B742 From United Kingdom, joined Mar 2005, 3767 posts, RR: 19
Reply 2, posted (9 years 2 months 4 weeks 20 hours ago) and read 7024 times:
I went to MHV last year, you cannot get into the airport and view the aircraft but.......
You can visit the Cafe which provides good views across the apron, but you need a long zoom on a camera to get good pics! Also you can drive round the airport stopping at various places to get photos! You can also drive round the perimeter of the airport and stop, you then cross the rail line and walk up to fence, right by the VS 742's!
Dacman From United States of America, joined Oct 2000, 444 posts, RR: 8
Reply 3, posted (9 years 2 months 4 weeks 13 hours ago) and read 6835 times:
Tours are available at MHV.
You must go to the Airports Ops Office and ask for Javier (he is an aircraft fueler). If he is available he will take you on a 30 minute tour of the stored aircraft. You must remain in the vehicle and the cost is $10 US dollars. It is best to go during the week (Monday thru Friday before 3:00pm ) as that is when Javier works.
It is best to visit MHV in the winter as this is when the sun is best and most importantly cool temps.
Dutchjet From Netherlands, joined Oct 2000, 7864 posts, RR: 57
Reply 7, posted (9 years 2 months 4 weeks 11 hours ago) and read 6587 times:
A simple question with difficult answers......
I have been to Mojave several times and there are security issues - you cannot simply walk around and look at the aircraft on an unescorted basis. If you poke around for a while, it is likely that a security person will ask you what you are doing and why you are there - in general, the security people are very kind and do realize that a lot of airliner enthusiasts make trips to Mojave and will try to make your visit a pleasant one. Work with them, treat them with respect, and they will help you out. One time, I was able to walk around on the ramp for a while without an escort to take some pictures, other times thats not possible, and you will be so advised.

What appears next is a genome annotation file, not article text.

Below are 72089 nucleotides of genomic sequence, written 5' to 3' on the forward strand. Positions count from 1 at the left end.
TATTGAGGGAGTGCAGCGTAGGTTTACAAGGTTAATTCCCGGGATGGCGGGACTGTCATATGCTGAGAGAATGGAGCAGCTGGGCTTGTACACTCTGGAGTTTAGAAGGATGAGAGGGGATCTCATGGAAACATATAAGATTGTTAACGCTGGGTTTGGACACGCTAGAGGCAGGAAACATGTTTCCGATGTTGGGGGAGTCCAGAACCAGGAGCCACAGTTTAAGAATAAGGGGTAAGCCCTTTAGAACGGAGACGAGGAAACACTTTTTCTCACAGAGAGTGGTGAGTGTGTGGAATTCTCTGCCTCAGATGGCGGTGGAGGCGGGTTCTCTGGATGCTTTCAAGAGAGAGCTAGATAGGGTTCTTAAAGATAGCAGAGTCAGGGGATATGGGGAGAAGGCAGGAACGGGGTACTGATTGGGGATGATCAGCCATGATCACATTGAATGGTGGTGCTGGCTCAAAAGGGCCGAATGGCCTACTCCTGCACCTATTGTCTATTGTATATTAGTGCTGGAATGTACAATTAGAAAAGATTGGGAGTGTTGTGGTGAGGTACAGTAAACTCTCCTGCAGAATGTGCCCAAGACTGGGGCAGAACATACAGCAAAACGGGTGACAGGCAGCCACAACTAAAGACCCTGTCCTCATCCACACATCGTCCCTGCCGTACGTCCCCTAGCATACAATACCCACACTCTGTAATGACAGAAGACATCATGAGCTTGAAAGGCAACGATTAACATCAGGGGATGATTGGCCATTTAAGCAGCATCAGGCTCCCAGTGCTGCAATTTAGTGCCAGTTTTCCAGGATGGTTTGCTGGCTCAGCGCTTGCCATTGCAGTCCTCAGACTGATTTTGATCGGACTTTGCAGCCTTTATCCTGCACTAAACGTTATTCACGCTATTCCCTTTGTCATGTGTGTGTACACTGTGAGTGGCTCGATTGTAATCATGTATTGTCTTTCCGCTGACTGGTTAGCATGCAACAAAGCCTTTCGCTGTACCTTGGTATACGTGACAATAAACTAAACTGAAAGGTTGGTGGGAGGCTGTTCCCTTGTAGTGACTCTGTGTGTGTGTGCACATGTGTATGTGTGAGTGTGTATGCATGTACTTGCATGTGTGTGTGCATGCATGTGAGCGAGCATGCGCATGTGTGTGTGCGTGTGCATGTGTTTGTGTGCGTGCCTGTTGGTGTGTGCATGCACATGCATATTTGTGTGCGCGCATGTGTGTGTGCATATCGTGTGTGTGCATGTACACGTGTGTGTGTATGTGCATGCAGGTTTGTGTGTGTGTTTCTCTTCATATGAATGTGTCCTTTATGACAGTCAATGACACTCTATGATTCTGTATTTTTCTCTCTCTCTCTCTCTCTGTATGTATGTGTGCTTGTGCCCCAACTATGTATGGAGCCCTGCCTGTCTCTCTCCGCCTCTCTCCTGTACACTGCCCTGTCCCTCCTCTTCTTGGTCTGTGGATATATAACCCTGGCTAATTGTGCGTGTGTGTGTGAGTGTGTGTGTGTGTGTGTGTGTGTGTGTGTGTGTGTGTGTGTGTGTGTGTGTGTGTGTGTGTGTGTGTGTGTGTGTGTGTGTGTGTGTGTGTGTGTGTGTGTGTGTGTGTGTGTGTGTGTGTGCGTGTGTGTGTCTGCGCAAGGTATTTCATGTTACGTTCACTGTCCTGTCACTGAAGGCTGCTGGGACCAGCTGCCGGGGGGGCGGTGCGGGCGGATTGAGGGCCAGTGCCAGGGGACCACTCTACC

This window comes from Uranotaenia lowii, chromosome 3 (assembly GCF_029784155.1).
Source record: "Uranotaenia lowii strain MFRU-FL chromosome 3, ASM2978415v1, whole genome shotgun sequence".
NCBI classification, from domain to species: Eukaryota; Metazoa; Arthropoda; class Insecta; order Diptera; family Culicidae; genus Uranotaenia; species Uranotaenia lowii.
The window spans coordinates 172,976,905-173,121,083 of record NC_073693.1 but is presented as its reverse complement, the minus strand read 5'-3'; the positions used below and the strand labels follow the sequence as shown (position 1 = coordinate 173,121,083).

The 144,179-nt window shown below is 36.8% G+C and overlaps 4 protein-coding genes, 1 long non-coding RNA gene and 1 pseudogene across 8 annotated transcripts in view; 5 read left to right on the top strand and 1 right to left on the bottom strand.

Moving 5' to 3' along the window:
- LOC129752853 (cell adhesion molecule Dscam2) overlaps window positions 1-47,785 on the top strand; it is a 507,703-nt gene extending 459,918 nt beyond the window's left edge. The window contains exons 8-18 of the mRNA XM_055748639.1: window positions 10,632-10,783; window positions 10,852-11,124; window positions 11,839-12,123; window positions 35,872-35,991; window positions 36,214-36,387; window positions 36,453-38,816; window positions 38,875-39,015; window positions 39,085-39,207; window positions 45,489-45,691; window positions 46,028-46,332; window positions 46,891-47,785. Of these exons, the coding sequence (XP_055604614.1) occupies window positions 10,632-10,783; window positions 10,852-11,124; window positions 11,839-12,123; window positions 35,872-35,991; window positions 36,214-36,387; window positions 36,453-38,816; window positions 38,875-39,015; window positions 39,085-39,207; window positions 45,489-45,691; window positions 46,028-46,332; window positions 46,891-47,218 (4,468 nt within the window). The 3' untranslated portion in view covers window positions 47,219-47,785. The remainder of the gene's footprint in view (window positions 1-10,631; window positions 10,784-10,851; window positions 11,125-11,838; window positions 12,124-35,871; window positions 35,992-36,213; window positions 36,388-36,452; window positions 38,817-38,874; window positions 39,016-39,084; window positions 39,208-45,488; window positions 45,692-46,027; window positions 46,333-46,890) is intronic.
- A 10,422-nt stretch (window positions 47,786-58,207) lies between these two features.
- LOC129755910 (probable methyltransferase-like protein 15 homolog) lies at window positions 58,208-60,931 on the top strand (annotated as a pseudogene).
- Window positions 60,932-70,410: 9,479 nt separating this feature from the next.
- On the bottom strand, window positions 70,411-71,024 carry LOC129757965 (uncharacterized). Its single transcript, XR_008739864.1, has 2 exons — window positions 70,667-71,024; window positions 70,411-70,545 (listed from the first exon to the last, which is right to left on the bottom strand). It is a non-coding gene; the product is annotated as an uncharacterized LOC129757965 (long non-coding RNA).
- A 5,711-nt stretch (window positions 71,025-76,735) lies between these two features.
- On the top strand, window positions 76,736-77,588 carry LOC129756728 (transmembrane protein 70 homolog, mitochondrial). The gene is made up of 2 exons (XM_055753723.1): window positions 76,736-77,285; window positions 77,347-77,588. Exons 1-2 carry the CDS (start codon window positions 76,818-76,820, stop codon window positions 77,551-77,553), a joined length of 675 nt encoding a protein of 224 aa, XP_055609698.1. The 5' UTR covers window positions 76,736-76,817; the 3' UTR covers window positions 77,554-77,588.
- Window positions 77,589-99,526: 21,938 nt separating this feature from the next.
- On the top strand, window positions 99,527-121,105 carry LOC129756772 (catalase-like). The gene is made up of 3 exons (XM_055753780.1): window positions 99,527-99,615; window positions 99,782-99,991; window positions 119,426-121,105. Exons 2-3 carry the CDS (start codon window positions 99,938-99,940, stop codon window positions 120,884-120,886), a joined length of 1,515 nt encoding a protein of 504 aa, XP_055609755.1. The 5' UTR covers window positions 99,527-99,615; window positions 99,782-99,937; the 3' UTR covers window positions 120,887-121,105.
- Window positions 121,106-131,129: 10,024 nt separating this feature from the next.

Several employees at Mojave will arrange unofficial tours of the storage areas - as mentioned above - if they are available, they will take you on a tour of the area and be sure to give them some type of gratuity - tours are not part of their job and they do it because they realize that Mojave is a tourist attraction for many of us. Let them know is there is something specific that you want to see or if there is a particular group of airliners that is of special interest to you, and I have found that they will do their best - if they say NO, they mean NO and do not force the issue. As far as I know, its not possible to get on board any of the parked aircraft, everything in storage is locked down and even if an aircraft would be opened for inspection, the only access is via a ladder and this is prohibited for many reasons, including insurance issues.
There are several good viewing areas in town, the parking lot behind the K-mart comes to mind, so after you visit the airport, drive around a bit (Mojave is not a big place) and you may stumble upon some very good views of the aircraft.
Its worth the the trip - its very cool when you are driving through the desert and as you approach the airport, you begin to see the tails of the stored airliners on the horizon - its an exicting yet sad place - seeing all of those airplanes parked and knowing that many will never fly again.
And, avoid the summer months, its very hot. Even during the Spring or Autumn, get their early and avoid the mid-afternoon sun.
JHSfan From Denmark, joined Apr 2004, 469 posts, RR: 2
Reply 9, posted (9 years 2 months 3 weeks 6 days 8 hours ago) and read 6255 times:
I have found a video clip about the airplane storage at MHV on a Canadian homepage. It may be of interest to some of you. Info text below.